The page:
I try to remember that C.J. Mulligans is a place where strangers, no matter their color, stick out. People come here to be among their own. The neighborhood may be changing, but none of the new people usually stop by. The bar is a fort, a holdout against the never-ending forces of time.

Then there’s the matter of the holdup. Having a gun waved in your face isn’t something you get over. I would bet good money that every last person in the bar is thinking of it, of the guns, of the fear they felt, of the robbers and what they looked like.

At first, Sean and I just keep talking about music and movies, about his smoking habit and how he needs to quit, about his jobs and how he’s keeping it together. Eventually, I’m caught up in the tension as well. Are they casing the place, I wonder, my mind gutlessly giving in to stereotypes. I look around and imagine what they might have seen, a bar full of drunk, old people who would be easy targets.

I look at the backdoor exit sign and wonder how long it would take me to reach it. “If something happens, I’m heading right for that exit, and I’m not looking back,” I tell Sean.

I don’t think Sean is too worried. Then again, he always carries several knives.

I don’t want to come across as sympathizing too much with intolerant behavior. And I felt for those two black guys and wondered what went through their minds as they sat there drinking their beer. Did they encounter such fear and anger everywhere they went in the neighborhood of mostly white people? I would hope not. Yes, many raised in Mayfair have a touch of prejudice in them. It came with the territory. But Mayfair wasn’t 1960s Mississippi. People were very live-and-let-live. Don’t bother me, their attitude is, and I won’t bother you. I know that’s not a vision of people singing “Kumbaya” around a campfire, but this is Philly we’re talking about.

Obviously, though, I had no idea what the true experience of those two black men was in the neighborhood. Only they could say. But that night at C.J. Mulligans, no one was singing “Kumbaya.”

When the black guys arrive, the shuffleboard game ends. The shuffleboard itself is tucked into the corner, mere steps from where the black guys sit, and I guess the team doesn’t want to go near them. Only the DJ continues to venture over there. He shoots a little, nods at the guys, then heads back to his laptop. A little later, he makes the walk to the shuffleboard again.

The bar is quiet, and I focus on the DJ’s music, which takes a sudden U-turn, growing more cheesy and maudlin. The atmosphere in the bar grows thick, slow and sleepy with songs seemingly straight out of The Lawrence Welk Show. The DJ is intent on forcing the black guys out by dredging up the worst of his laptop’s music library that he can find.

Whether the music or the bar’s open hostility ultimately drives the men away, I’ll never know, but they eventually finish their beers and leave. As the door closes behind them, I feel like the place lets out a sigh of relief. The DJ jokes that the music did the trick, while his wife talks about how “they” make her nervous. After what happened, she says she can’t help it.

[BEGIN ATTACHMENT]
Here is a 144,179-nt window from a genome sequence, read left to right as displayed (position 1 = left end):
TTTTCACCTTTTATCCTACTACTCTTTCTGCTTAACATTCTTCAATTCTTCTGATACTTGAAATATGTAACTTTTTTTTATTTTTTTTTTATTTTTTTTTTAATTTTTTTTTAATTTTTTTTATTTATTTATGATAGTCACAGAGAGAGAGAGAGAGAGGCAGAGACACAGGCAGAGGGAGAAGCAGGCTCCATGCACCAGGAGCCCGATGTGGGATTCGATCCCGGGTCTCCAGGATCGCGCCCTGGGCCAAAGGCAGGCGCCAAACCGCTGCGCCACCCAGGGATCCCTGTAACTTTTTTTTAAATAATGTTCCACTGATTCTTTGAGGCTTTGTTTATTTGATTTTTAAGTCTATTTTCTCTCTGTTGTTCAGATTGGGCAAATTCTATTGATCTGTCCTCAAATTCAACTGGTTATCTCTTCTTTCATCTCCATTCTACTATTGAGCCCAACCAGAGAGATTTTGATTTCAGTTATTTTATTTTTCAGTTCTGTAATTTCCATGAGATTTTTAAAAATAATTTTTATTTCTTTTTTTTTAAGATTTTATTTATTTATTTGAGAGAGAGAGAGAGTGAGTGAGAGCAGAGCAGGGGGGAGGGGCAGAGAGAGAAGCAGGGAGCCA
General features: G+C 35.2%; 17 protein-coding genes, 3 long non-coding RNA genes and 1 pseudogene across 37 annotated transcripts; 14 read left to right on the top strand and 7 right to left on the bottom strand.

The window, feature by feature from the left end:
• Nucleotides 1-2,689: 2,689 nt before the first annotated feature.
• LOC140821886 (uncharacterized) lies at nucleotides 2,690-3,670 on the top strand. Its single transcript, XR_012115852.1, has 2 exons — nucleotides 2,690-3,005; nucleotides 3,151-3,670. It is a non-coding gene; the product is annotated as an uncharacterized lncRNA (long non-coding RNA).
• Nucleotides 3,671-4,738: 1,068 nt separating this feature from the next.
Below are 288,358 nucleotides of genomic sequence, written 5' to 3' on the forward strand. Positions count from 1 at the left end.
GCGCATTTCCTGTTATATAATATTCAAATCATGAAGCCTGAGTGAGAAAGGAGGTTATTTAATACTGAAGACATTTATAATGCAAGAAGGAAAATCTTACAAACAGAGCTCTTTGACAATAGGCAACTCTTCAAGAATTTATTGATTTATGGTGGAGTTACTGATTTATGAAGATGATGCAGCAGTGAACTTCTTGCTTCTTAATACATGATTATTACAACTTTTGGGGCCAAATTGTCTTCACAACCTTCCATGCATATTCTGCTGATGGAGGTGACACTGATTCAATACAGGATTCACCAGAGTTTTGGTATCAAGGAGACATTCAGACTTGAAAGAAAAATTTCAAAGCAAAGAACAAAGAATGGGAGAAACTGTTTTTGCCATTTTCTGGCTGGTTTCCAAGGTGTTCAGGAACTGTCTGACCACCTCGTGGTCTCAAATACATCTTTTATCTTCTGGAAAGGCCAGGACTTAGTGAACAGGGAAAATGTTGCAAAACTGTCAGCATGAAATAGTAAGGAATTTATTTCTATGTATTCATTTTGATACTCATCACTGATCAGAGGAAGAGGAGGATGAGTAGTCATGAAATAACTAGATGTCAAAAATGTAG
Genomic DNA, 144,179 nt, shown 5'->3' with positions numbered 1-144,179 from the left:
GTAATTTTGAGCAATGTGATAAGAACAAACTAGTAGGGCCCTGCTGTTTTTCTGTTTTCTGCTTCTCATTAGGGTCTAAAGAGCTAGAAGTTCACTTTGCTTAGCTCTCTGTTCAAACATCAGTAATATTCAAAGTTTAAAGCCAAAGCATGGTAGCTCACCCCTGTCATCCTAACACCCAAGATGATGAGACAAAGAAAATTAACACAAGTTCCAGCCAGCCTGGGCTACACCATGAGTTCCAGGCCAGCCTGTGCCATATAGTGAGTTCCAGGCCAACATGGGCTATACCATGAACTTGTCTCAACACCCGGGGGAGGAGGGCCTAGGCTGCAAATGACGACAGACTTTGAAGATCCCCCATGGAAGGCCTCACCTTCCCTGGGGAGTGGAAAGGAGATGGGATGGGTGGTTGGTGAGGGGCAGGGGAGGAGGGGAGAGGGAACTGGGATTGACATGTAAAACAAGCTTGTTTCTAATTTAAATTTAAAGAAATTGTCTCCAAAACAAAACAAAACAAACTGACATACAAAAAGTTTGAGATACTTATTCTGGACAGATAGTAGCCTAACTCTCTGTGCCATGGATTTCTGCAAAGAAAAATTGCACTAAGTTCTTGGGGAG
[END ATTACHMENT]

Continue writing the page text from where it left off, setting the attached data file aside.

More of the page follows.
Later in the night, the birthday cake is brought out. The birthday girl finally walks in the door, and the bar sings happy birthday to her. Then the cake is cut, and pieces are passed out. It’s good cake.

I remain a semi-regular at C.J. Mulligans, dropping by when I’m in town. Up in Massachusetts, I live near plenty of places to grab a drink but don’t bother with them much. Partly that’s because I’m a father now, and my time is best spent with my family.

But there’s more to it than that. I’ve lived in New England for eight years but haven’t entirely clicked with the place. My old neighborhood still feels like home, for now at least.

Like the old people at C.J. Mulligans, I guess I’m ambivalent about the changes in Mayfair. When you move away from a place, you want it to stay the way you remember. Every time something changes, what remains of your connection to the old place and your old life fades further away. With each change, home is harder to find.

When I think about Mayfair’s future, about how the white old-timers will deal with the ethnically diverse newcomers and vice versa, I do have some hope. Every once in a while, I’m given a small reason to believe the neighborhood will be okay.

About a year after the night of the two black men, Sean and I make a stop at C.J. Mulligans, and the barmaid who shows too much cleavage sets us up. On the scattered TVs, the Phillies are on the verge of clinching another division title. People are engaged in the game, their cheers growing louder with each out.

The DJ is there, and a woman grabs the microphone to belt out “Wild Thing.” A guy in a track suit and chains beckons us to sit next to him, but he’s so drunk he can barely stand. When he’s not interrupting us, Sean and I talk about the usual.

As the evening goes on, the game ends and eventually the DJ calls it a night. The place empties out like a leaking balloon. Only the hard-cores are left, and having a good time isn’t necessarily what they’re about.

At the bar, a young black couple drinks. No one seems to notice them. When one of the liquor bottles is almost empty, the white barmaid pours the remainder in the black woman’s glass. They smile at each other.

A resident of Waltham, Massachusetts, John Crawford is senior editor of Babson Magazine, the alumni publication of Babson College. His Twitter handle is @crawfordwriter.